Antitrust Regulation and the Federal-State Balance: Restoring the Original Design


The U.S. Constitution divides authority over commerce between states and the national government. Passed in 1890, the Sherman Act (“the Act”) reflects this allocation of power, reaching only those harmful agreements that are “in restraint of… commerce among the several States.” This Article contends that the Supreme Court erred when it radically altered the balance between state and national power over trade restraints in 1948, abruptly abandoning decades of Sherman Act precedent that had recognized exclusive state authority over most intrastate restraints. This revised construction of the Act contravened the statute’s apparent meaning, unduly expanded the reach of federal antitrust regulation, and undermined the regime of competitive federalism that had governed most intrastate restraints for more than five decades.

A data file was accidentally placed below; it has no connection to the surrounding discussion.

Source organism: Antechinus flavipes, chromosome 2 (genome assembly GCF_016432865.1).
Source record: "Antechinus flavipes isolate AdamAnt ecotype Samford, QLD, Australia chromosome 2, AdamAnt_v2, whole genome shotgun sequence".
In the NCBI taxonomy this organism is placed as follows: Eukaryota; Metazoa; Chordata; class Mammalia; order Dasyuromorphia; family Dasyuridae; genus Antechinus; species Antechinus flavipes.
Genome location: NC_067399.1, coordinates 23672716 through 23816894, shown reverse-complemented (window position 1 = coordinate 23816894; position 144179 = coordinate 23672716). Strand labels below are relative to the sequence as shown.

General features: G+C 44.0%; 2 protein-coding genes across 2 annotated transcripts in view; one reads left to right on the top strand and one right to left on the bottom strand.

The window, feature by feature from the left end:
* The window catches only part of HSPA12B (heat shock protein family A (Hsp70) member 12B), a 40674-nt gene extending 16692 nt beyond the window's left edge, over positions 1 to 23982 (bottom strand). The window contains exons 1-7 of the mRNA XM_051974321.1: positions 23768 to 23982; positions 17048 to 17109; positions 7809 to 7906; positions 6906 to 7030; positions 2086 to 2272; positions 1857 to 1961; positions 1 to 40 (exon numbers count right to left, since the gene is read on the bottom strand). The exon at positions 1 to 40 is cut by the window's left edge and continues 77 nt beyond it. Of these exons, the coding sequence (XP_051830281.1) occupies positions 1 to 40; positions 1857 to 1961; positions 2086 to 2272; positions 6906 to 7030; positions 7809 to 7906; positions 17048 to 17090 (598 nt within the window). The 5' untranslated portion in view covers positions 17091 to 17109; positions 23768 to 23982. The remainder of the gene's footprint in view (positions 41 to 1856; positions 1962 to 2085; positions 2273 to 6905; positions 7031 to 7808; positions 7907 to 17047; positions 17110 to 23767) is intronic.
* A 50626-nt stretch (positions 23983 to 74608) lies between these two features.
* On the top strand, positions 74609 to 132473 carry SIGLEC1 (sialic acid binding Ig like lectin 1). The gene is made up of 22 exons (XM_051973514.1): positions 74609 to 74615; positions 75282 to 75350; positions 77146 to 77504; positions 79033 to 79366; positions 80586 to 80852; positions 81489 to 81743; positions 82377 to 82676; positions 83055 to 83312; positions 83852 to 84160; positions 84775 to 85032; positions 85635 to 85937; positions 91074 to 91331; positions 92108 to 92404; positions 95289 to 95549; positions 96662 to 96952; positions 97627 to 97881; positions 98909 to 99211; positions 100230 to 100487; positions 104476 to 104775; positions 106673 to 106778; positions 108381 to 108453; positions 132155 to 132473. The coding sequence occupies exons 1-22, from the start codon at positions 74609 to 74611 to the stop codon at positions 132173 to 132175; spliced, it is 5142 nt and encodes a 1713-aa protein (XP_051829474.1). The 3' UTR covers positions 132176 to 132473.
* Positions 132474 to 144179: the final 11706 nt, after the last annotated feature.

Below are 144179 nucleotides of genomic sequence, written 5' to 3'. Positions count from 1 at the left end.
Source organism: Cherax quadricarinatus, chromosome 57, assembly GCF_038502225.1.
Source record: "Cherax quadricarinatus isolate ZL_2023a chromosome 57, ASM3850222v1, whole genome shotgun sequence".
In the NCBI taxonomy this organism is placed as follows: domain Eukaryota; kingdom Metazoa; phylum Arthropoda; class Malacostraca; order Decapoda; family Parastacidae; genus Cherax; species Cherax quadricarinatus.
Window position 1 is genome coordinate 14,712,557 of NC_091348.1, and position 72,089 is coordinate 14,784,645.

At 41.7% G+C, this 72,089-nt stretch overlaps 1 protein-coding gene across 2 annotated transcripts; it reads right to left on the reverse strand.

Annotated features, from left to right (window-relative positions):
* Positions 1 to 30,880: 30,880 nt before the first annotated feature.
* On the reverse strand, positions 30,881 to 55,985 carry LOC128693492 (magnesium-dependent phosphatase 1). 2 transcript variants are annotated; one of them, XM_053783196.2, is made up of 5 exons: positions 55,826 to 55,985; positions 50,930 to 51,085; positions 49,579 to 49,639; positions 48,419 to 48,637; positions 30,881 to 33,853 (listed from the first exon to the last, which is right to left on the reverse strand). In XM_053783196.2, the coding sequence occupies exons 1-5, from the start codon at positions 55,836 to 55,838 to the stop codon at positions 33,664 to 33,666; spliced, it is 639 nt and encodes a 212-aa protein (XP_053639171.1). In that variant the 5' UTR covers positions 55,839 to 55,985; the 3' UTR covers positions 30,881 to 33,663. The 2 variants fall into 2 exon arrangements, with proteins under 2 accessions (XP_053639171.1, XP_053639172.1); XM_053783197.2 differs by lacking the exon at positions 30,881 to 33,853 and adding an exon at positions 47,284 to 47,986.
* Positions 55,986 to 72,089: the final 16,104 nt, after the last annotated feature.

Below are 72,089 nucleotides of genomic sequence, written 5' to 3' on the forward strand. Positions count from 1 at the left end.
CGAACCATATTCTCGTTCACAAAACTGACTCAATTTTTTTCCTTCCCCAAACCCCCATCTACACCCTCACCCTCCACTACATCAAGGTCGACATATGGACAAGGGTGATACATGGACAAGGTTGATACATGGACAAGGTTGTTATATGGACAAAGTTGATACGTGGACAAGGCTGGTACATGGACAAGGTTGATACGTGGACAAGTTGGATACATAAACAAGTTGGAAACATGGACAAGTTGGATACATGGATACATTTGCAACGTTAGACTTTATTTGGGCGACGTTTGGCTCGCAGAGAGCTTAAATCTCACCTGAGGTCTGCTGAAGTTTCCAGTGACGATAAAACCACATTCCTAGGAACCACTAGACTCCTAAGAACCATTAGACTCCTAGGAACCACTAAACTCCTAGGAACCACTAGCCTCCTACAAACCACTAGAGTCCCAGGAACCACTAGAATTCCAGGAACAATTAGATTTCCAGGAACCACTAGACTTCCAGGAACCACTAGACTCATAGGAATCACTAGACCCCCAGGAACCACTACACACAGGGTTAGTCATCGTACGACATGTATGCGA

Drawing from its Commerce Clause jurisprudence of dual federalism, the Court initially employed the direct/indirect standard to allocate regulatory authority over intrastate restraints. Effects were direct if a restraint exercised market power to injure out-of-state consumers. The Sherman Act exerted Congress’s exclusive authority over such restraints, because state regulation might produce self-interested results contrary to the anti-favoritism principle that animated Commerce Clause jurisprudence. States retained exclusive authority over agreements producing indirect impacts on interstate commerce, and a regime of competitive federalism generated the rules governing such restraints. Because states internalized the full impact of such restraints, interjurisdictional competition likely tended to produce optimal legal rules.